“The system could indicate an error whilst the redemption process in the system records a successful redemption. The Office of the Ombudsman would like to know the steps that SFRFFM and the Ministry of Agriculture are taking to address the problem of network connectivity,” asked The Ombudsman.

The technology issue includes the lack of phones at some centres like Makoko in Ntaja have no constituency phones.

Distance and New constituencies

The Investigator Magazine and The Ombudsman findings all indicate that the new constituency boundaries and limited selling points for AIP have denied deserving Malawians an opportunity to access inputs.

The Investigator Magazine found that Nthalire in Chitipa had one selling point and people had to travel 70km to access the AIP which was breeding corruption as Clerks were demanding money from the poor farmers.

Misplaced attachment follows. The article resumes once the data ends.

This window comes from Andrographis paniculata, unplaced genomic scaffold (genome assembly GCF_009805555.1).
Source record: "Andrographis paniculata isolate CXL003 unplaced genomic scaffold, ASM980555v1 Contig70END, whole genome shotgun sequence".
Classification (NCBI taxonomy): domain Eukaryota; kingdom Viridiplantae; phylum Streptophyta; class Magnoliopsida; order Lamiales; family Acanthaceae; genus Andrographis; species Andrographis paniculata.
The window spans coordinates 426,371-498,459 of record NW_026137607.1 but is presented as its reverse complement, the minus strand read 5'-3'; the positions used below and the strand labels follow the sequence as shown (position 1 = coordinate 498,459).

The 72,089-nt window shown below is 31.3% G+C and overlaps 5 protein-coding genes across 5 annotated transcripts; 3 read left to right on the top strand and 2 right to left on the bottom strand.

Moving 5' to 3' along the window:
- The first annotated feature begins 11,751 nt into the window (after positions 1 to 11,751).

people travelling over 70km to access AIP fertilisers

The Ombudsman discovered that farmers’ names would appear in new constituencies and miss in their home areas, which in turn has made them fail to access the AIP.

The highly political AIP seems to be in a total mess and many Malawians are asking for the abolishment of the programme as only suppliers, politicians, and transporters seem to benefit from the programme with most farmers struggling to access the commodity.

The Ombudsman gives 14 days to Agriculture

Malera’s office received hundreds of complaints about the AIP and is pursuing the investigations, giving the Ministry of Agriculture 14 days, from December 20 to respond to her questions under section 123 of the Constitution and section 5 of the Ombudsman Act, (Chapter 3:07 of the Laws of Malawi), to investigate any cases of alleged injustice, abuse of power, unfair treatment and unjust discharge of duty by any public office or officer.

Ombudsman Malera patiently waiting for Min.of Agriculture to respond to her questions

The districts covered thus far are Chiradzulu,Blantyre, Mwanza, Neno, Phalombe, Mulanje, Nsanje, Chikwawa and Thyolo in the Southern Region; Mangochi, Machinga, Zomba and Balaka in the Eastern Region; Karonga, Chitipa, Nkhatabay, Rumphi, and Mzimba South in the Northern Region; Kasungu, Ntchisi, Dowa, Ntcheu, Salima, Dedza, Ntchisi and Mchinji in Central Region.